PPP in review: Square Capital has facilitated more than $ 820 million in stimulus loans to more than 76,000 small businesses in all 50 states
SAN FRANCISCO – (COMMERCIAL THREAD) – Since we started processing Payroll Protection Program (PPP) applications on April 29, 2020, to June 10, Square Capital has facilitated over $ 820 million in PPP loans, providing access to a buoy bailout for more than 76,000 small businesses. This is an average loan of less than $ 11,000, with 97% of our loans being less than $ 50,000 – the SBA’s smallest level of measurement.
Compared to Square Capital’s 2019 business loan origination volume of $ 2.3 billion, we achieved 4.5 months in just 6 weeks. The demand for stimulus funds from Square sellers was immense, and overall we received over 140,000 requests for over $ 2 billion in loans. 60% of our PPP borrowers had never received a loan before through Square Capital, allowing us to expand our reach and serve new businesses.
“While our lending business has served small businesses on Main Street for years, we knew that with our vendors and their communities facing deep economic uncertainty, we could play a significant role in disbursing stimulus funds and targeting to become one of the main facilitators of the country. microcredits, ”said Jackie Reses, Head of Square Capital. “In just a matter of weeks, we were able to create an app that makes it easy for business owners to complete the PPP application, knowing that many Square sellers handle all aspects of their business on their own, including financial operations. The impact can be seen in our numbers: the average SBA loan for all P3s is $ 113,0001, while PPP loans through Square Capital are 1 / 10th of that size. ”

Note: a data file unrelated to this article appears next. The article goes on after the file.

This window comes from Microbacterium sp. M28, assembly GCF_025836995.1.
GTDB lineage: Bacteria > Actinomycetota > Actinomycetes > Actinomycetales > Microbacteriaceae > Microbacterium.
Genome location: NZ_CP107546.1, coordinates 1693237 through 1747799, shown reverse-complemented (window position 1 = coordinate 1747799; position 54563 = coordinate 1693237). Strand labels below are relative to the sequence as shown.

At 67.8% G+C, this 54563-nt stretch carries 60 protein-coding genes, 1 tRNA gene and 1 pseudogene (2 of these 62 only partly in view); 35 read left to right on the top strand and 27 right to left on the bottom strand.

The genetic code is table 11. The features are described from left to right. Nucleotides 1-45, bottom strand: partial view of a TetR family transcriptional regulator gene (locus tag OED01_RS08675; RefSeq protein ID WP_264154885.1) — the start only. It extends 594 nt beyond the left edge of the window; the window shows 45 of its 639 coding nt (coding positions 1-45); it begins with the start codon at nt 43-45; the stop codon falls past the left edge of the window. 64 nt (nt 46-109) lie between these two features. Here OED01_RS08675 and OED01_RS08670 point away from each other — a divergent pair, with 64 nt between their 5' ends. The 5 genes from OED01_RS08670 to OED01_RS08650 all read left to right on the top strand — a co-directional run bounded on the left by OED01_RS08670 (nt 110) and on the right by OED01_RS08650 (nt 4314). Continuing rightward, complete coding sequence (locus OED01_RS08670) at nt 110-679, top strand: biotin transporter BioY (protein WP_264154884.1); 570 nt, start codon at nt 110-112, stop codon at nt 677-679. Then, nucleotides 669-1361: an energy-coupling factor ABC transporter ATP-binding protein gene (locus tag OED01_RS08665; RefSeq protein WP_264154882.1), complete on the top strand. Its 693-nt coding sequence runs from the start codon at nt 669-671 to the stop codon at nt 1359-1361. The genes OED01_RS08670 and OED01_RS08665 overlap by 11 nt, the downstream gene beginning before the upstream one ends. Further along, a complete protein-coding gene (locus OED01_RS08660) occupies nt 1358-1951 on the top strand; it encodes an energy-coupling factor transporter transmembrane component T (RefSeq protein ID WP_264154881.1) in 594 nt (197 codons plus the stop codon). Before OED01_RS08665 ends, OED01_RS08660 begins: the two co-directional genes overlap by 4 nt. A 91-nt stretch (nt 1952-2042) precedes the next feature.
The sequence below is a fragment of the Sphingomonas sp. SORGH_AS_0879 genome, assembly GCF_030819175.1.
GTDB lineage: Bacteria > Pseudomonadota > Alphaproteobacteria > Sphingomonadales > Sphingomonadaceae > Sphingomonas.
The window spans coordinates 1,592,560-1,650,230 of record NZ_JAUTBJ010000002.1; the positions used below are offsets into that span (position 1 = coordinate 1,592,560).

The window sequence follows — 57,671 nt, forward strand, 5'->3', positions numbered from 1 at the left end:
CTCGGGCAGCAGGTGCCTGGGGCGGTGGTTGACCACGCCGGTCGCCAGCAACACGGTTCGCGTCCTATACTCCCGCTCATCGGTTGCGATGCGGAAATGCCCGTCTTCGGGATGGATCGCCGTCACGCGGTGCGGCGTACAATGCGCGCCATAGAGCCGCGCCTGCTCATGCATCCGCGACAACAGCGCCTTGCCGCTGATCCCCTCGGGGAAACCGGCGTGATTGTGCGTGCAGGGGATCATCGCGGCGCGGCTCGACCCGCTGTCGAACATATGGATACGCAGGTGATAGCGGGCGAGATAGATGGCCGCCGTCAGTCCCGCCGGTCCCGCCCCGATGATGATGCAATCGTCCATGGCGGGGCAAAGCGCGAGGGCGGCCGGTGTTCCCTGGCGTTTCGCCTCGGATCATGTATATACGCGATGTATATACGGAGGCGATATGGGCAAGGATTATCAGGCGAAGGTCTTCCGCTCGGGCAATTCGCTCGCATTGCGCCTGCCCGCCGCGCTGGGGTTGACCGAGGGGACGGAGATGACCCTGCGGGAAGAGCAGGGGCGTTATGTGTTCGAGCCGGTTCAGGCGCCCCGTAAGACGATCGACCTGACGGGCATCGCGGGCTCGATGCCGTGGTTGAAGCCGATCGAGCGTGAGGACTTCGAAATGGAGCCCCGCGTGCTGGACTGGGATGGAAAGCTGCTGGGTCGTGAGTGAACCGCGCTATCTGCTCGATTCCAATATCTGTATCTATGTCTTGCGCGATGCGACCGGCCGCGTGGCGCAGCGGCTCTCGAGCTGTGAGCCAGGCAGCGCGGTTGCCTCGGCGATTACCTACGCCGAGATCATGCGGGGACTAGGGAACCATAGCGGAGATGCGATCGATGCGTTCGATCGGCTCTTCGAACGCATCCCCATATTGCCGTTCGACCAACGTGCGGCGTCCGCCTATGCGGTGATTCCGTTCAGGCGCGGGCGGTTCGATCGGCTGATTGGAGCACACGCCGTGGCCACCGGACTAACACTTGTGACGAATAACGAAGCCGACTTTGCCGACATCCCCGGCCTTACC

By type of employer – The majority of borrowers were businesses without an employer
80% of U.S. businesses are employers without an employer2. For Square Capital, businesses without an employer received twice as many loans as businesses with an employer, but half the dollar volume compared to businesses with an employer (50,000 loans for a total of $ 290 million, compared to 26,000 loans for $ 530 million).
“Being a sole proprietor is always a challenge, but the coronavirus amplified that exponentially, because it meant you were one person trying to figure out how to adapt and survive,” said salesperson Carolyn Hart, CMT, who has its massage practice in San Francisco. “Although unable to work, I had no intention of applying for a P3 loan because I was too afraid of being rejected. Square Capital has made a point of making its application transparent, streamlined and accessible to companies like mine, and it has been a real lifeline. I am so relieved that my 28 year old company will survive the pandemic. ”
By geography – Loans distributed to small businesses in all 50 states
Square Capital’s ability to provide financial access to small businesses regardless of geographic boundaries has been enhanced by the PPP process. 47% of the loans went to businesses in zip codes with an average household income of less than $ 50,000. This gives us a rough measure of the socio-economic status of borrowers and indicates that the loans have been made to communities which are often more at risk of being affected by economic conditions.